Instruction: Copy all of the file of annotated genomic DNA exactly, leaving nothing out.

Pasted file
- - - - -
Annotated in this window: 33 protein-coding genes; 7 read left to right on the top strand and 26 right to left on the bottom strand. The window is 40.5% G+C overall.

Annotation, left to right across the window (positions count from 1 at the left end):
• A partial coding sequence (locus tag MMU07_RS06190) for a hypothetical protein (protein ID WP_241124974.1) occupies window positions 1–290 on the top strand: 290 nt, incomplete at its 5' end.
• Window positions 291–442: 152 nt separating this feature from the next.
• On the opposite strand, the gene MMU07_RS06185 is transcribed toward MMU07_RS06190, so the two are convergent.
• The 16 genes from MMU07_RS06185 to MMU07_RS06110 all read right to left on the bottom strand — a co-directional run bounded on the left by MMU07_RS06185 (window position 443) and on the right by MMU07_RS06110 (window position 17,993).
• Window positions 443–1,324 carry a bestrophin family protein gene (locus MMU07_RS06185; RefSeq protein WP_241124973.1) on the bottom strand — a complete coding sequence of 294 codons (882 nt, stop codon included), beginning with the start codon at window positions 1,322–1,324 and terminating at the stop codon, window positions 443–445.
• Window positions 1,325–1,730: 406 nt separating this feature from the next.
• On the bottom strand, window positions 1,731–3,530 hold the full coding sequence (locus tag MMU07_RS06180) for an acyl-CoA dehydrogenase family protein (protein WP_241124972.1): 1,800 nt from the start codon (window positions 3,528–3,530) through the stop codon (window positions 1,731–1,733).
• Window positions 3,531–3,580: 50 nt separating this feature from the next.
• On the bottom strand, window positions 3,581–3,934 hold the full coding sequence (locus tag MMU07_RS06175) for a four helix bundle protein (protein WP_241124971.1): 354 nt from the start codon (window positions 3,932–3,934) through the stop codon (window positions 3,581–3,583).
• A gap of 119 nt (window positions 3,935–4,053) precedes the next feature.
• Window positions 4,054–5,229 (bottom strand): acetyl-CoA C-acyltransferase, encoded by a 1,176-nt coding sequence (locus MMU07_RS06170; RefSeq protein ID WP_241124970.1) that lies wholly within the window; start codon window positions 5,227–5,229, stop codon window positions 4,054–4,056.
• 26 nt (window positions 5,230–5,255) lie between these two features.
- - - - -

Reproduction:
Annotated in this window: 33 protein-coding genes; 7 read left to right on the top strand and 26 right to left on the bottom strand. The window is 40.5% G+C overall.

Annotation, left to right across the window (positions count from 1 at the left end):
• A partial coding sequence (locus tag MMU07_RS06190) for a hypothetical protein (protein ID WP_241124974.1) occupies window positions 1–290 on the top strand: 290 nt, incomplete at its 5' end.
• Window positions 291–442: 152 nt separating this feature from the next.
• On the opposite strand, the gene MMU07_RS06185 is transcribed toward MMU07_RS06190, so the two are convergent.
• The 16 genes from MMU07_RS06185 to MMU07_RS06110 all read right to left on the bottom strand — a co-directional run bounded on the left by MMU07_RS06185 (window position 443) and on the right by MMU07_RS06110 (window position 17,993).
• Window positions 443–1,324 carry a bestrophin family protein gene (locus MMU07_RS06185; RefSeq protein WP_241124973.1) on the bottom strand — a complete coding sequence of 294 codons (882 nt, stop codon included), beginning with the start codon at window positions 1,322–1,324 and terminating at the stop codon, window positions 443–445.
• Window positions 1,325–1,730: 406 nt separating this feature from the next.
• On the bottom strand, window positions 1,731–3,530 hold the full coding sequence (locus tag MMU07_RS06180) for an acyl-CoA dehydrogenase family protein (protein WP_241124972.1): 1,800 nt from the start codon (window positions 3,528–3,530) through the stop codon (window positions 1,731–1,733).
• Window positions 3,531–3,580: 50 nt separating this feature from the next.
• On the bottom strand, window positions 3,581–3,934 hold the full coding sequence (locus tag MMU07_RS06175) for a four helix bundle protein (protein WP_241124971.1): 354 nt from the start codon (window positions 3,932–3,934) through the stop codon (window positions 3,581–3,583).
• A gap of 119 nt (window positions 3,935–4,053) precedes the next feature.
• Window positions 4,054–5,229 (bottom strand): acetyl-CoA C-acyltransferase, encoded by a 1,176-nt coding sequence (locus MMU07_RS06170; RefSeq protein ID WP_241124970.1) that lies wholly within the window; start codon window positions 5,227–5,229, stop codon window positions 4,054–4,056.
• 26 nt (window positions 5,230–5,255) lie between these two features.